Knowing how long an appliance should last for is tricky as most manufacturers do not give their products a lifespan although manufacturers Miele and ISE are among the exceptions. According to the White Goods Trade Association, ‘there is no guarantee of durability in law.’
This implies its absolutely impossible to state how long a machine ought to work for without separating, and what the foreseen life expectancy should be. But most appliances are normally planned with a Mean Time to Failure (MTFF). This expresses the normal time a machine will work in spite of the fact that appliance makers seldom distribute these figures. For model, a few TVs have a normal life expectancy of as long as 100,000 hours of utilization before disappointment.
The nature of a machine, and the cost, will be a central point in how long it will last. For example, a second rate clothes washer will have a MTTF of 600 hours, while the most noteworthy evaluation appliance may surpass 10,000 hours of use. Generally, lower costs have additionally prompted shorter life expectancies meaning less expensive items are not worked to a similar quality, execution or longevity. The White Goods Trade Association says the life expectancy of a clothes washer has dropped from more than 10 years to under seven years, while modest appliances may just last a couple of years.
Along these lines, realizing when to abandon a machine should be a difficult exercise between the amount it cost, how long you have had it and how regularly you use it. There are some intriguing insights in Australia and the US (but not the UK) that give a more clear sign of how long specific appliances should last.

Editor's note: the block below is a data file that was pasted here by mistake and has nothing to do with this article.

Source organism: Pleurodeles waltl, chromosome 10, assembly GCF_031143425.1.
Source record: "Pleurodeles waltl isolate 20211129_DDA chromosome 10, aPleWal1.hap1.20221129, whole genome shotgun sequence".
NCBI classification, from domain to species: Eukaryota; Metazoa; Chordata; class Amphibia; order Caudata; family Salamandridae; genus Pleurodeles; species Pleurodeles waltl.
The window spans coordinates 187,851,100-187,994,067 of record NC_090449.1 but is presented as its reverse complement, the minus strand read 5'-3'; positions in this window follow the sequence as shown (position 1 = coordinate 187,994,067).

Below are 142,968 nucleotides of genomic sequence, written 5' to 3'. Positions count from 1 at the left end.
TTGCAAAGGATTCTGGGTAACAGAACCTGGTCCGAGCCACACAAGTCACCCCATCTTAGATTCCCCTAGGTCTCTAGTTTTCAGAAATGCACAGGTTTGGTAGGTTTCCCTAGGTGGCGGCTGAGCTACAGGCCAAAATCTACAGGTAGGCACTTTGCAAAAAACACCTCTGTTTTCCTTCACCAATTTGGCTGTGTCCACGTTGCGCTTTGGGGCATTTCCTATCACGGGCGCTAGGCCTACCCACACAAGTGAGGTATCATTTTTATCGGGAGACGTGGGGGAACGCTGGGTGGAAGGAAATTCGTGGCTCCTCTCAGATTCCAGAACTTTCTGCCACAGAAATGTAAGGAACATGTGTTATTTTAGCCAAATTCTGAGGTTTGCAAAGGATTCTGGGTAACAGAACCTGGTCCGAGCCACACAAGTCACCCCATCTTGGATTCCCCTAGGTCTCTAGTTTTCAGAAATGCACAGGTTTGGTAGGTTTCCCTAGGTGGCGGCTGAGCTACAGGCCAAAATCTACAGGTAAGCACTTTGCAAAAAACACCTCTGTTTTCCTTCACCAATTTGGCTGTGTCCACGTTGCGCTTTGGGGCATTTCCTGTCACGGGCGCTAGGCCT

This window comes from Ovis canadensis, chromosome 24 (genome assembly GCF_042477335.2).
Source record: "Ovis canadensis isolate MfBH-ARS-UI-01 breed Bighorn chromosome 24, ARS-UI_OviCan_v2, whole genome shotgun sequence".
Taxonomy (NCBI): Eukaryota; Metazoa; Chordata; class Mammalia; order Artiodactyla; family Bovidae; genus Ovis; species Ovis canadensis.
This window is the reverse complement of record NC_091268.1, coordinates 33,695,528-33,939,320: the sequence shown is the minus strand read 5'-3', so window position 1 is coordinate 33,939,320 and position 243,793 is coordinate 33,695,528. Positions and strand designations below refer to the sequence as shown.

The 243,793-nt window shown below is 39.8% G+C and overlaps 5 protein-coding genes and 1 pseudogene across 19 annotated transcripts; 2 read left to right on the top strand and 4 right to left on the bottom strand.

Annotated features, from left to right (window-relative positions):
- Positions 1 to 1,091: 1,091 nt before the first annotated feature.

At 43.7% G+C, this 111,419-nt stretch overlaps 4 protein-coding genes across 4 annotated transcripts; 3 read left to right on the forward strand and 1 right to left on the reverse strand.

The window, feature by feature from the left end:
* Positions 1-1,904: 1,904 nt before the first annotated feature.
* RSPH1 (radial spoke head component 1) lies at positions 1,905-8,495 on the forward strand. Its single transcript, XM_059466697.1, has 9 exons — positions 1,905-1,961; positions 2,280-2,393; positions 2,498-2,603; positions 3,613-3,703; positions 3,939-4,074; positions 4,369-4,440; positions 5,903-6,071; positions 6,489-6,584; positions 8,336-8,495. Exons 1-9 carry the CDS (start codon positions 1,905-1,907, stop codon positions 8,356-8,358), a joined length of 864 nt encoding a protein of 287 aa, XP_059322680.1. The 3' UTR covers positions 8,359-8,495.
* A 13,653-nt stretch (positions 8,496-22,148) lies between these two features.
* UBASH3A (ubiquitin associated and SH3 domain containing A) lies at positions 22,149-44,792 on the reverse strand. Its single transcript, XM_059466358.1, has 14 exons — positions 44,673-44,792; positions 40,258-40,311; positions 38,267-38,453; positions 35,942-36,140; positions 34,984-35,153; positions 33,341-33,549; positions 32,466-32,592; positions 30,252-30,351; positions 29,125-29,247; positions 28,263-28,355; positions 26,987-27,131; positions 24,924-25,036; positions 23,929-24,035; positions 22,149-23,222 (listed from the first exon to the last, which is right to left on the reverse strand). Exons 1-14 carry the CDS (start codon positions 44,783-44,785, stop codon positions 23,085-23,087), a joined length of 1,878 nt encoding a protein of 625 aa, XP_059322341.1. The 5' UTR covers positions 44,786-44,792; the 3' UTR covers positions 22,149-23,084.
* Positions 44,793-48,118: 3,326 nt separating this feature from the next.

Your consumer rights
There will be times though when a machine or device gives up and you feel it is just too soon. Even if you have not bought a warranty or extended warranty, it may be reasonable to expect an appliance to last more than a year. This, in theory, is supported by consumer law, which states that goods should last a ‘reasonable amount of time.’
A few years ago, I successfully battled with Apple to get a replacement iPod when mine died after 18 months, but this may have been trickier had it been five years old. The Consumer Rights Act 2015 states if a product is defective from new, then you can make a claim to the retailer for up to six years (five in Scotland) from the date of purchase. If the item was bought before 2015, you can refer to the Sale of Goods Act 1979.
Unfortunately, this doesn’t give someone carte blanche to demand a repair or replacement if a machine breaks down within six years, and retailers are very savvy at dealing with complaints quoting consumer law. When I tried this out on my fridge freezer retailer, they were quick to point out that it was up to me to prove it had been defective when I bought it.
Their customer service advisor emailed me the following:
“Given the time you have had the goods, the burden of proof is with you, the consumer, to demonstrate that the goods have ceased to work due to an inherent fault apparent from time of purchase and not, for example, due to fair wear and tear or improper maintenance.
“This would typically be demonstrated via an independent engineers report.”
So, in this case, I have to spend money to prove the item was faulty at purchase – not just knackered from ‘old’ age. I would argue that five years for a mid-range fridge freezer is not a ‘reasonable length of time’ but this seems to be subjective and where the law fails consumers. Despite this, it is always worth making a claim and if this fails then try a local or DIY solution before ditching the appliance altogether.